What is Health?
If you Google the term health you’ll come up with over 4 BILLION results. Yes, BILLIONS. The very first step in growing Sustainable Wealth is to Secure Your Health but if the definition for health is so murky, how do you proceed?
You get clear on WHAT HEALTH IS, WHAT HEALTH LOOKS LIKE, and WHAT HEALTH METRICS to track.
The Oxford Dictionary defines HEALTH as: the state of being free from illness or injury or a person’s mental or physical condition. A nice textbook definition that really doesn’t say much.
Being free from illness or injury sounds great as does “being healthy” but what does that actually mean? What does one do to be healthy?
What Does Health Look Like?
After being inundated with media images of computer-altered or even artificial people, our views on what actual health looks like is somewhat distorted.
Below is a listing of key physical and mental traits that suggest inner health. I also call these traits “Healthy Ideals” as they can be goals to strive for as not many of us likely have all of them yet. These Healthy Ideals can also be used as a quick reference to alert you to areas that may need follow-up with a healthcare provider or additional monitoring.
- Hair: losing few strands a day, shiny and smooth, it’s growing and doesn’t break easily
- Eyes: able to see clearly at all distances and during all periods of day/night (with or without supplemental lenses), whites of eyes are bright, eyelid tissues are pink (not pale or red), no regularly seeing and flashes, floaters, dots, spots
- Mouth: teeth are white, gums are pink and do not bleed
- Skin: no rashes, doesn’t appear irritated or show signs of discoloration, good level of moisture and smooth texture (a soft glow), any moles or freckles have been checked by a healthcare provider yearly
- Nails: strong and slightly pink skin underneath the nail bed. Nails do not have skins of ridges, pits, or thickening. The nail itself looks smooth with a slightly glossy appearance. The nails grow well, require some force to cut and the cuticles around the nails are skin colored and the moons are white.
- Elimination: urine color should be as close to clear (color of white wine/champagne) and released every 6-7 times per day. Bowel movements should be well formed (Bristol Stool Types 3/4) and released at least once per day (ideally in the morning). Gut should have regular sounds and flatulence/stool should not be overly smelly.
- Body composition: body weight should be evenly distributed throughout body, muscle mass sufficient for regularly activity and exercise. For more on this, see the Finding Your Ideal Weight post.
- Flexibility/Joint Pain: body should be able to move freely without pain or discomfort.
- Sleep: able to fall asleep quickly and stay asleep throughout night. Waking feeling refreshed and rejuvenated.
- Mental: generally have a positive mood and enjoy daily living.
- Menstrual Cycle: comes every 26 – 35 days and lasts roughly the same number of days month-to-month, PMS free, pain free, no bleeding outside period, healthy red color. Period can change with aging too.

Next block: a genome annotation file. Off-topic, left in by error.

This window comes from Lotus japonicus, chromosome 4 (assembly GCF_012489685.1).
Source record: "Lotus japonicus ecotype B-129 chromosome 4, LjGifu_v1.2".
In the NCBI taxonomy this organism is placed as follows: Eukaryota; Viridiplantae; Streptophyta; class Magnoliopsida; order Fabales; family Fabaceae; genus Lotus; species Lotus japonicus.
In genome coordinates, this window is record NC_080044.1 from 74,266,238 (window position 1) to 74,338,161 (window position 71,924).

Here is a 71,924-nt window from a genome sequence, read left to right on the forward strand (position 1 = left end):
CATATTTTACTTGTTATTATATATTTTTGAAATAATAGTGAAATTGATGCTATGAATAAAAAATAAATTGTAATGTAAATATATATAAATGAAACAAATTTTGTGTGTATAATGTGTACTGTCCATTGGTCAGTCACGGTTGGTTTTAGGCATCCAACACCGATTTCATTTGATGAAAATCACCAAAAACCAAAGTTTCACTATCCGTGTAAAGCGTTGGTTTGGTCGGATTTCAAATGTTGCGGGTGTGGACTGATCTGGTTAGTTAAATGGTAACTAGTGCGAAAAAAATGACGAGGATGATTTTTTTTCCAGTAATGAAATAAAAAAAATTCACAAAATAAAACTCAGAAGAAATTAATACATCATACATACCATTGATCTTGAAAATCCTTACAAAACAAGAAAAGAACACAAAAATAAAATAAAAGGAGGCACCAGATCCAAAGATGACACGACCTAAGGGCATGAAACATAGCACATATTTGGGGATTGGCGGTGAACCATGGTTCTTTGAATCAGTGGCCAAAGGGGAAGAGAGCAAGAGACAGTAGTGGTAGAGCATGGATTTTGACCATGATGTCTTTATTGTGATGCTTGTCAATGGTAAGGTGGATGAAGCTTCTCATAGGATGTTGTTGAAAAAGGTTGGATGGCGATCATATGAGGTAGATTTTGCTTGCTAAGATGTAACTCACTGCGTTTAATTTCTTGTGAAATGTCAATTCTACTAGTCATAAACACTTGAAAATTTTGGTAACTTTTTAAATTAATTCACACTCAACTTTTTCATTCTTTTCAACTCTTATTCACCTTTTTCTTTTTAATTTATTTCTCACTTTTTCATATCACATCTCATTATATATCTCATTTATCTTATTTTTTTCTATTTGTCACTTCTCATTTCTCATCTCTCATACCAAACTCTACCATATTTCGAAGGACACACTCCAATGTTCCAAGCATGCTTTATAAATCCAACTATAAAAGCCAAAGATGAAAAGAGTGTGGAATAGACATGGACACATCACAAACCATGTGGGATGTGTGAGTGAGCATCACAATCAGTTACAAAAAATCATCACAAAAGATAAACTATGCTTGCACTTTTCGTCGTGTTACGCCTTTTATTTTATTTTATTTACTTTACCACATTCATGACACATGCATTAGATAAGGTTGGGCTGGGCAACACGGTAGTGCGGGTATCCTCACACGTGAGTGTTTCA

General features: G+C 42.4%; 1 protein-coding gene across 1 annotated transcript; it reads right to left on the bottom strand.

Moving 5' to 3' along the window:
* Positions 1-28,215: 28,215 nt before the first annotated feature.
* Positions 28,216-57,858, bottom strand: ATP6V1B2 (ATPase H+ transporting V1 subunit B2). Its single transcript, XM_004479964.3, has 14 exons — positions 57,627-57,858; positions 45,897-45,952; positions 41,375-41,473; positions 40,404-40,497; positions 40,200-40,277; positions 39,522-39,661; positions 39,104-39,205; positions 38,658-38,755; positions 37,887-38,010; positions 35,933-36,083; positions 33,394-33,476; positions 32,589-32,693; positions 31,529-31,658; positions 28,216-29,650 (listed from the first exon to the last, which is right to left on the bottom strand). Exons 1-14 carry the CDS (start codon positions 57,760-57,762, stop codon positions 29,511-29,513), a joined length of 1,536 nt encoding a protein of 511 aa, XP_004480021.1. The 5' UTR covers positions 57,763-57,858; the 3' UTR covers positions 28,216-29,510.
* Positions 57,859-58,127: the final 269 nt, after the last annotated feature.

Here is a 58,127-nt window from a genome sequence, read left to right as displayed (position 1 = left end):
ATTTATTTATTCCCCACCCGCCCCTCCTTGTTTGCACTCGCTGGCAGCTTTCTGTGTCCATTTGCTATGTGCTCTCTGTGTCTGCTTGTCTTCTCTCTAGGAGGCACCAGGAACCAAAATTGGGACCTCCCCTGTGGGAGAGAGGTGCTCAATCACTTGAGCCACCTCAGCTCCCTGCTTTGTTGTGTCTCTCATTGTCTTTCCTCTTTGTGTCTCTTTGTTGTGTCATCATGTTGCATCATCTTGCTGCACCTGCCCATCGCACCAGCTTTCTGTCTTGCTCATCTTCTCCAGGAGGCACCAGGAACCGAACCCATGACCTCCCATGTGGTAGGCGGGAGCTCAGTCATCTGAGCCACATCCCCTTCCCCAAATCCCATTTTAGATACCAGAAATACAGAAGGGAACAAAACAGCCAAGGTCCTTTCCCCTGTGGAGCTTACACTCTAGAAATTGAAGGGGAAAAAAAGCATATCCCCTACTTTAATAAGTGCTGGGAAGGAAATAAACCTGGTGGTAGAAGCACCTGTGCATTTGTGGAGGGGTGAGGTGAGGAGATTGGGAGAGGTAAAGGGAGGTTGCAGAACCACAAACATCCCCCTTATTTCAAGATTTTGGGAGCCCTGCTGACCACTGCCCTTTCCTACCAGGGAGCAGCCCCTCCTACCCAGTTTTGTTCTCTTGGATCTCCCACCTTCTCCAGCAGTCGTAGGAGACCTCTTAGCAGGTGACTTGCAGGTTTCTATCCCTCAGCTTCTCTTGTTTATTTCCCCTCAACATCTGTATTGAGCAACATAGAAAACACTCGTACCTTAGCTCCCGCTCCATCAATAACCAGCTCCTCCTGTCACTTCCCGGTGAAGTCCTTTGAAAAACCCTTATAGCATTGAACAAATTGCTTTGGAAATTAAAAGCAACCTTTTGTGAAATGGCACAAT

Overall Health Metrics to Track
Figuring Out What to Track
Now that we know what good health can look like on the outside, there are a few different metrics that can be used in consultation with your healthcare provider to monitor your inner health.
Starting with SLEEP might be one of the best places to start for both physical and mental health as it is so incredibly foundational for overall health. Body fat percentage and waist circumference are other metrics but those can both be significantly impacted by a lack of sleep.
Usually people start with one metric (Sleep) and work towards optimizing it before moving on to other metrics. Others like to sleep how some of these metrics are impacted by others, for instance how sleep impacts Blood Pressure, Resting Heart Rate or Heart Rate Variability.
In terms of tracking these metrics, a simple notebook could work, especially if you’re concerned about privacy. There are also Health Apps such as Apple Health and others for specific health metrics such as heart function, sleep, and mental health.
Physical Health Metrics
Sleep Quality and Quantity
Perhaps the number one driver of health (at least in my point of view) is sleep quality and quantity. Why? Because sleep alone is fundamental to both physical and mental well-being. Without proper sleep, your brain and body cannot function properly.
How do you know if you’re getting good sleep? You wake up feeling physically refreshed and mentally alert.
For many of us, we don’t wake up this way and it’s often due to poor sleep hygiene. Properly preparing to sleep can actually fix a lot of sleep issues. You likely have a morning routine – maybe a shower, coffee, breakfast, catch-up on email/news/social media. It helps to have a similar routine and wind-down period before going to sleep. For more on sleep hygiene, see this Sleep Foundation post.
My post on 3 Keys to Long-Term Health also covers sleep.
Waist Circumference/Visceral Fat
Perhaps one of the most important measurements of health, your waist circumference and waist/hip ratio can be used to alert you to of excess visceral fat which can increase your risk of many chronic diseases including diabetes and heart disease (both two incredibly costly long-term diseases).
The International Diabetes Federation guidelines for obesity by waist circumference are:
Women: > 80 cm (31.5 inches) = obese, higher risk
Men: > 90 cm (35.5 inches) = obese, higher risk
Waist circumference is measured by taking a strip of flexible tape (ideally with measurements on it/ this is a kind of soft tape often used for clothing measurements) or a string and wrapping it around your waist over top of the widest part of your abdomen or across your belly button.
If your flexible tape or string doesn’t have measurements, you can use an inflexible tape measure and lay the string on top to get the measurement. For more information on how to get this measurement, see Verywell Fit’s post on How to Measure Your Waist Circumference for Health.
Maintain Ideal Weight
There is so much that goes into finding your ideal weight that it’s handled in its own post. Check out Finding Your Ideal Weight in 5 Steps for more information.
Resting Heart Rate